Keywords: norms, ethics, financial adviser, corporate leader, financial services, field experiment, coordination game
    JEL: C93 D23 M14
    Date: 2011–06
  22. By: Stefano Magrini (Department of Economics, University Of Venice Cà Foscari); Margherita Gerolimetto (Department of Economics, University Of Venice Cà Foscari); Hasan Engin Duran (Department of Economics, University Of Venice Cà Foscari)
    Abstract: One of the most important drawbacks of the existing literature on convergence is that it largely ignores the effect of aggregate fluctuations on the evolution of income disparities. To the extent that regional income disparities follow a distinct cyclical pattern in the short-run, moving either pro- or counter-cyclically, the period of analysis should be chosen with great care. Failing to do so might in fact lead to an overestimation of the tendency towards either convergence or divergence, depending on the type of short-run cyclical pattern followed by the disparities and on which cycle phases are over-represented within the period being analyzed. In this paper, we use the distribution dynamics approach to show that the distortion introduced when the period of analysis contains incomplete business cycles could be quite sizeable and then analyze convergence among 48 conterminous US states over a appropriately chosen period (1989-2007) that includes only complete cycles.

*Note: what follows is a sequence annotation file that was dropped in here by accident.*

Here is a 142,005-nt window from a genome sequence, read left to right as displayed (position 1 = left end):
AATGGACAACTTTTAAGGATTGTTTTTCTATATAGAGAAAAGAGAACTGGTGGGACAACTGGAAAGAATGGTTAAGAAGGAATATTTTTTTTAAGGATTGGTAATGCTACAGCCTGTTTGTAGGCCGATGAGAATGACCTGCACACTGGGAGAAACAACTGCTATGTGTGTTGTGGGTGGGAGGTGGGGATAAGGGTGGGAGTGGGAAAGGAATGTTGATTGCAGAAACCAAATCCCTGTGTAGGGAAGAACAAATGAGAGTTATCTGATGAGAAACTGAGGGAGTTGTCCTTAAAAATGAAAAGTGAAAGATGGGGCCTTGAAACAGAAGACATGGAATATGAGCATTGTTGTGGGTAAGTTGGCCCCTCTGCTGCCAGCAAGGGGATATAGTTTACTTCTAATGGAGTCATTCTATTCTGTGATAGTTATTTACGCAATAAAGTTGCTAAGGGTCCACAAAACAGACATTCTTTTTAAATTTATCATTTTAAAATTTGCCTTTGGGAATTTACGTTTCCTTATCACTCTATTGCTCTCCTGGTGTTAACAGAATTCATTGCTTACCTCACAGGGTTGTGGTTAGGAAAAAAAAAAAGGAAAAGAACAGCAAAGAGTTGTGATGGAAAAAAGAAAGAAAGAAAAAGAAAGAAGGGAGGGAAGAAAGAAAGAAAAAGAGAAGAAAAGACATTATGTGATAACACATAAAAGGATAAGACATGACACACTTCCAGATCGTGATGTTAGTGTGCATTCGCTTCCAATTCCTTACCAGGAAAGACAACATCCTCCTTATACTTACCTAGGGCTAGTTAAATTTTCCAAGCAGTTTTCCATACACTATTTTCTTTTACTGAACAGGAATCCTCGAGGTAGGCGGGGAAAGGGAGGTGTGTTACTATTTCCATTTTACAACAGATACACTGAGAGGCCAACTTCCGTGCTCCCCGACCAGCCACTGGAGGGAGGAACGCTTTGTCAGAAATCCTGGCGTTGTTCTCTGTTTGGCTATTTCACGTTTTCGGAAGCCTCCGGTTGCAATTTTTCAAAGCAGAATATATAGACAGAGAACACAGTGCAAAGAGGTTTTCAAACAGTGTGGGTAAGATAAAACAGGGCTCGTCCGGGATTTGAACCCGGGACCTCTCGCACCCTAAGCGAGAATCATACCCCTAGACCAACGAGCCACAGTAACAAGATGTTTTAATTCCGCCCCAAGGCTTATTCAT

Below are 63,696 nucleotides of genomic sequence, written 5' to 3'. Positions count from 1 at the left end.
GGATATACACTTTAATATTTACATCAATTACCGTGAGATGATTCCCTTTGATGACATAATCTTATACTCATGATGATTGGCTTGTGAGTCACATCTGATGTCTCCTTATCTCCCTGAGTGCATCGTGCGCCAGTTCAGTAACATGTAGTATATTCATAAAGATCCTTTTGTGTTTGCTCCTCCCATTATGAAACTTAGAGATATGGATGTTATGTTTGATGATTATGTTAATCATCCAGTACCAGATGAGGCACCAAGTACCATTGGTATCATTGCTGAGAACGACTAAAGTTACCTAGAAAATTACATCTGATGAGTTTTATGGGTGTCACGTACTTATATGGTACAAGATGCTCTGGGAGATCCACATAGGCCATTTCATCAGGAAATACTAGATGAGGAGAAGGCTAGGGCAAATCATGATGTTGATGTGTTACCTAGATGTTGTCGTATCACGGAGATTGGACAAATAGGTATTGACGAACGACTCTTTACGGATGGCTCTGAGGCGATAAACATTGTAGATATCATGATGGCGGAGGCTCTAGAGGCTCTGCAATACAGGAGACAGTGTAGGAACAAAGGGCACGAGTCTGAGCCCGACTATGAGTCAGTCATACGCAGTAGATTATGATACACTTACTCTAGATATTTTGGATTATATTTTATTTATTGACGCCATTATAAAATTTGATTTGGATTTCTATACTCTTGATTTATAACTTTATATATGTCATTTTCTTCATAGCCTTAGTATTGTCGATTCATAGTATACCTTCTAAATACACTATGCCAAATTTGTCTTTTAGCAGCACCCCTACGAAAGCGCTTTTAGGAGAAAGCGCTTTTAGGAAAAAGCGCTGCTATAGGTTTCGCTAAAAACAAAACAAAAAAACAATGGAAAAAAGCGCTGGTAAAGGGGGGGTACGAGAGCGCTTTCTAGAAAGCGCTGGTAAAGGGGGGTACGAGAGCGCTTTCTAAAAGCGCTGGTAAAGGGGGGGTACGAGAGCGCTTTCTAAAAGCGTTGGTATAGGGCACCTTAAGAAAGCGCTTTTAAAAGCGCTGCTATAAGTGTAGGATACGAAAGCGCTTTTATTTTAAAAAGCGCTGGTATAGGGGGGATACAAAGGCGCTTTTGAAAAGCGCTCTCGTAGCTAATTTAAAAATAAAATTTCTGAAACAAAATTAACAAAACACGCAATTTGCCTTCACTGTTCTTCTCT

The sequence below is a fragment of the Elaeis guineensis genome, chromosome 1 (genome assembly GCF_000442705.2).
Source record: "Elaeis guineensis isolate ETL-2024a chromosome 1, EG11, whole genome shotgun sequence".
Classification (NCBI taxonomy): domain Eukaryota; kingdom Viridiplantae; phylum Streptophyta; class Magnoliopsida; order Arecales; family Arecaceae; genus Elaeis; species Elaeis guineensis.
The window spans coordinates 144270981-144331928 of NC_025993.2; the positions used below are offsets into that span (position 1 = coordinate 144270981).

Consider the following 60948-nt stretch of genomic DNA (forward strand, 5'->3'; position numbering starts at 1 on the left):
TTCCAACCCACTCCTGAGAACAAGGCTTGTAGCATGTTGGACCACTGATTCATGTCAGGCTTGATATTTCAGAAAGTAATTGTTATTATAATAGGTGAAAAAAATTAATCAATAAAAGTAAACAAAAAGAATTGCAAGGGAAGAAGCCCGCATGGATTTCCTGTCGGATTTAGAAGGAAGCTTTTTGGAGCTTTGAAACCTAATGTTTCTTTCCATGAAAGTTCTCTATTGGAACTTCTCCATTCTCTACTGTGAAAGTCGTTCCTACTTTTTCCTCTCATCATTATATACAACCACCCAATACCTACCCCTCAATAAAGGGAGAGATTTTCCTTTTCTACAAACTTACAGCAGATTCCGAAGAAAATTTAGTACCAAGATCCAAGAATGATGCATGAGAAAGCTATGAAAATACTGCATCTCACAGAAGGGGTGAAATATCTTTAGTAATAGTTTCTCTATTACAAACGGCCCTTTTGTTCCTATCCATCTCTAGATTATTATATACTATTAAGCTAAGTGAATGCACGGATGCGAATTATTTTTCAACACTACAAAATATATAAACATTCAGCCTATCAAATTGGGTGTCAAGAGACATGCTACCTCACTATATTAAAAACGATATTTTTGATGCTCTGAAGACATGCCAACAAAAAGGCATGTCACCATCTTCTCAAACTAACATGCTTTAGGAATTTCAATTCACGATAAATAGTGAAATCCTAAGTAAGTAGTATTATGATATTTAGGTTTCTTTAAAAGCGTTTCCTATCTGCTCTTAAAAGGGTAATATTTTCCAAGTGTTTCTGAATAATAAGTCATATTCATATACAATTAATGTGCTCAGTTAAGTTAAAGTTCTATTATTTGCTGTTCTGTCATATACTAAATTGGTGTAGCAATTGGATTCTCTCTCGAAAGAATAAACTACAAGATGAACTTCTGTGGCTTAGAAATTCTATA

Keywords: Convergence, Regional disparities, Business cycle, Distribution dynamics
    JEL: O40 R10 E32 C14
  23. By: Hannes Koppel (Max Planck Institute of Economics, Jena); Tobias Regner (Max Planck Institute of Economics, Jena)
    Abstract: We analyze the effect of investments in corporate social responsibility (CSR) on workers' motivation. In our experiment, a gift exchange game variant, CSR is captured by donating a certain share of profits to a charity. We are testing for CSR effects by varying the possible share of profits given away. Additionally, we investigate the effect of a mission match, i.e., a worker prefering the same charity the firm is actually donating to. Our results show that on average workers reciprocate investments into CSR with increased effort. A mission match does result in higher effort, but only when investment into CSR is high.
    Keywords: Corporate Social Responsibility, gift-exchange game, experiment, labor market, incentives
    JEL: C73 C91 J01 M14 M52
    Date: 2011–06–30
  24. By: Jones, Melanie K. (Swansea University); Latreille, Paul L. (Swansea University); Sloane, Peter J. (Swansea University)
    Abstract: This paper uses matched employee-employer data from the British Workplace Employment Relations Survey (WERS) 2004 to examine the determinants of employee job anxiety and work-related psychological illness. Job anxiety is found to be strongly related to the demands of the job as measured by factors such as occupation, education and hours of work. Average levels of employee job anxiety, in turn, are positively associated with work-related psychological illness among the workforce as reported by managers. The paper goes on to consider the relationship between psychological illness and workplace performance as measured by absence, turnover and labour productivity. Work-related psychological illness is found to be negatively associated with several measures of workplace performance.